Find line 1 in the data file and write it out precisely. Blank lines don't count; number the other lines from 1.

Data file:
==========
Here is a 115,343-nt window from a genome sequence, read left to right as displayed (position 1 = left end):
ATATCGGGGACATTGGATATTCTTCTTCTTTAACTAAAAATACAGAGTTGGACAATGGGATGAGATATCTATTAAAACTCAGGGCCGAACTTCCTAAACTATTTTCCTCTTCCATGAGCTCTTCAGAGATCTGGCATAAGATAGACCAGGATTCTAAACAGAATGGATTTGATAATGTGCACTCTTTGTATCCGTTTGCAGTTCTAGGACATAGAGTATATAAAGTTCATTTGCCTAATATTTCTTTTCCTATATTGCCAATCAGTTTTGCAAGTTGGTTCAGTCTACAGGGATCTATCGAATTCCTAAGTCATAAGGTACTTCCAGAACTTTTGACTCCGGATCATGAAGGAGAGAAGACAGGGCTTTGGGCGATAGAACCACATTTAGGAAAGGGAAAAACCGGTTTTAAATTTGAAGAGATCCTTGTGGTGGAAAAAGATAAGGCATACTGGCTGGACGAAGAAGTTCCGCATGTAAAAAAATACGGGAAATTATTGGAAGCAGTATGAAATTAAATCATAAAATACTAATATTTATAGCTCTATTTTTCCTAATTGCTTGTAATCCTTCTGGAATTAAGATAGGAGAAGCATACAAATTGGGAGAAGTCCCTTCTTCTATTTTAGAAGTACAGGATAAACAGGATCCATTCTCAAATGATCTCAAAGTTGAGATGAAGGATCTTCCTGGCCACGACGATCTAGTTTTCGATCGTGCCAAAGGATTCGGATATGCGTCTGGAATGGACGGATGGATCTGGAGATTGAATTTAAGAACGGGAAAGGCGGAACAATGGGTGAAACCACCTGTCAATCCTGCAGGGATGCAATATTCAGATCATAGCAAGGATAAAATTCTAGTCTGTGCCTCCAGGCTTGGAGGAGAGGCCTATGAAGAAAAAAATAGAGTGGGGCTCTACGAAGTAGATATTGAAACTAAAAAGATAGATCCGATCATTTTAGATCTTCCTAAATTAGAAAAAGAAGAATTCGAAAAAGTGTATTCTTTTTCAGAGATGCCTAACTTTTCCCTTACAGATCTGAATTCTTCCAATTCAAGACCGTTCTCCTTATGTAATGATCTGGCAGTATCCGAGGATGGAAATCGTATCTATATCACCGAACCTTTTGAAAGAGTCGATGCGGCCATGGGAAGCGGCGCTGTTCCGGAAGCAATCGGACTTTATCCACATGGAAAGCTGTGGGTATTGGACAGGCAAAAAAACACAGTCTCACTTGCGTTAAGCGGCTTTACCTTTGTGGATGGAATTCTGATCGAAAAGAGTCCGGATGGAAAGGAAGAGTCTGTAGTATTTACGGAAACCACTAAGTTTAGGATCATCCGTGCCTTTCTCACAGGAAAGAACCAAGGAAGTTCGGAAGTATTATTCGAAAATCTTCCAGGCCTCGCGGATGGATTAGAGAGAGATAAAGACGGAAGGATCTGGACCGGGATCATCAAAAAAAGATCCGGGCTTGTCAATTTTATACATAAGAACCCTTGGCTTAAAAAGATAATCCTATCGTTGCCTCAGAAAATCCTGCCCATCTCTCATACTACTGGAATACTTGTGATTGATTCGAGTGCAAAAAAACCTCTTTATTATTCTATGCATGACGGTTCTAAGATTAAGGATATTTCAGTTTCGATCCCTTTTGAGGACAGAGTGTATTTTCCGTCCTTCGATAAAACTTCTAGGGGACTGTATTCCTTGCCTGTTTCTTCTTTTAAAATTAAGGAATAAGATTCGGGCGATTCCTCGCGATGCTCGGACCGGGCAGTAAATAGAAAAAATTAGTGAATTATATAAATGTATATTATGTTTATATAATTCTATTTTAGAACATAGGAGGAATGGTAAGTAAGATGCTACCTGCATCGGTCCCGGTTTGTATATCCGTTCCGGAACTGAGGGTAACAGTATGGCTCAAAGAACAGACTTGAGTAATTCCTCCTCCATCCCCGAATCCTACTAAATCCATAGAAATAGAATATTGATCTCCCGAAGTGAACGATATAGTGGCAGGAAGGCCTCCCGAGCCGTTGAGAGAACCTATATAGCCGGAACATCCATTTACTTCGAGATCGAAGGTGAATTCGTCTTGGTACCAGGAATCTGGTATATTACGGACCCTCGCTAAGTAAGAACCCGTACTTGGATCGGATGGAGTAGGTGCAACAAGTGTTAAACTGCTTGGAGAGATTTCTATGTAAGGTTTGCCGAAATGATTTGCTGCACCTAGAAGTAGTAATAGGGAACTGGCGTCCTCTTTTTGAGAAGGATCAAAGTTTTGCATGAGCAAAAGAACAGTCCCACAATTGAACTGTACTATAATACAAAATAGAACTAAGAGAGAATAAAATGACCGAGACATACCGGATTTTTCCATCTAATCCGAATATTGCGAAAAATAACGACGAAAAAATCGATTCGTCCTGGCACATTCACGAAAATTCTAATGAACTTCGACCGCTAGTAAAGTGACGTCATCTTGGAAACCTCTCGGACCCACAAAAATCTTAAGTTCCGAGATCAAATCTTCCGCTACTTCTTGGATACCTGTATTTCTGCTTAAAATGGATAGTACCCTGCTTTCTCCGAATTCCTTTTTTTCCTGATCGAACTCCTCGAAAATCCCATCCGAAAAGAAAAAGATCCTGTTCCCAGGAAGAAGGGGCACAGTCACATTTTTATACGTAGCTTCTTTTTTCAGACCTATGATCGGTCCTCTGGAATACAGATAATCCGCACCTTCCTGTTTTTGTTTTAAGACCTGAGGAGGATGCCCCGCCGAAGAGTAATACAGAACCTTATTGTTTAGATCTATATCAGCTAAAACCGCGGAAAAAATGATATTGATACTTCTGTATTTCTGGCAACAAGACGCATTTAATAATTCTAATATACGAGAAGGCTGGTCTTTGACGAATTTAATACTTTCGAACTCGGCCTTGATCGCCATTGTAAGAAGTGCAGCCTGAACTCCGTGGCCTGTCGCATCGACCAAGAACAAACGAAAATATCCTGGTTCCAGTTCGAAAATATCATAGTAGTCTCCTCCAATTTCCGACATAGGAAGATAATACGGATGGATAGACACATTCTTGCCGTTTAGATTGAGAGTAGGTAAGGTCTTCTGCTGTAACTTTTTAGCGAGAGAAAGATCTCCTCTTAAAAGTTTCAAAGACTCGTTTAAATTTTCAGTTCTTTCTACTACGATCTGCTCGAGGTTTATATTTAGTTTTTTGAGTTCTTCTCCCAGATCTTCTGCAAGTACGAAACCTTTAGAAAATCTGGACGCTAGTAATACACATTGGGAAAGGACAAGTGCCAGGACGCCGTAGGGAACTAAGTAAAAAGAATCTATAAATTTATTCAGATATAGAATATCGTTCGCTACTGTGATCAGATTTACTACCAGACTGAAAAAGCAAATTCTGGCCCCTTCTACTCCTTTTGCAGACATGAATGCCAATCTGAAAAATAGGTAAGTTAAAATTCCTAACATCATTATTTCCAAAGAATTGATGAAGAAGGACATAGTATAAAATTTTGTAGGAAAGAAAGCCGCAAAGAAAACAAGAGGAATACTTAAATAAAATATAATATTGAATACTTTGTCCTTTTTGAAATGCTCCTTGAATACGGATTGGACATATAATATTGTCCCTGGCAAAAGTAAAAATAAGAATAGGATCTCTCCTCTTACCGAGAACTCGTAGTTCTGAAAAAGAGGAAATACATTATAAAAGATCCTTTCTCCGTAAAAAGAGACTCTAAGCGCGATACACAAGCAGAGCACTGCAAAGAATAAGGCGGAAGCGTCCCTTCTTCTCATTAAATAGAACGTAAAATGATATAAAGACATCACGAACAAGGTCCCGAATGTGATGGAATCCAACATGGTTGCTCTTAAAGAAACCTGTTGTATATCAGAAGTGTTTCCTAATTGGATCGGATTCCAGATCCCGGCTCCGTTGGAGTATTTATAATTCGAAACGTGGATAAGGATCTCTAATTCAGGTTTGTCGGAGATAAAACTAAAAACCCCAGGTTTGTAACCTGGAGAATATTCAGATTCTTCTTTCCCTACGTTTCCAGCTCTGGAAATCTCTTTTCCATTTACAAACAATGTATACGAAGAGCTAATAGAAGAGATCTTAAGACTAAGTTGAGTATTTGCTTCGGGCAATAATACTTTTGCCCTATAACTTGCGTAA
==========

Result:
Here is a 115,343-nt window from a genome sequence, read left to right as displayed (position 1 = left end):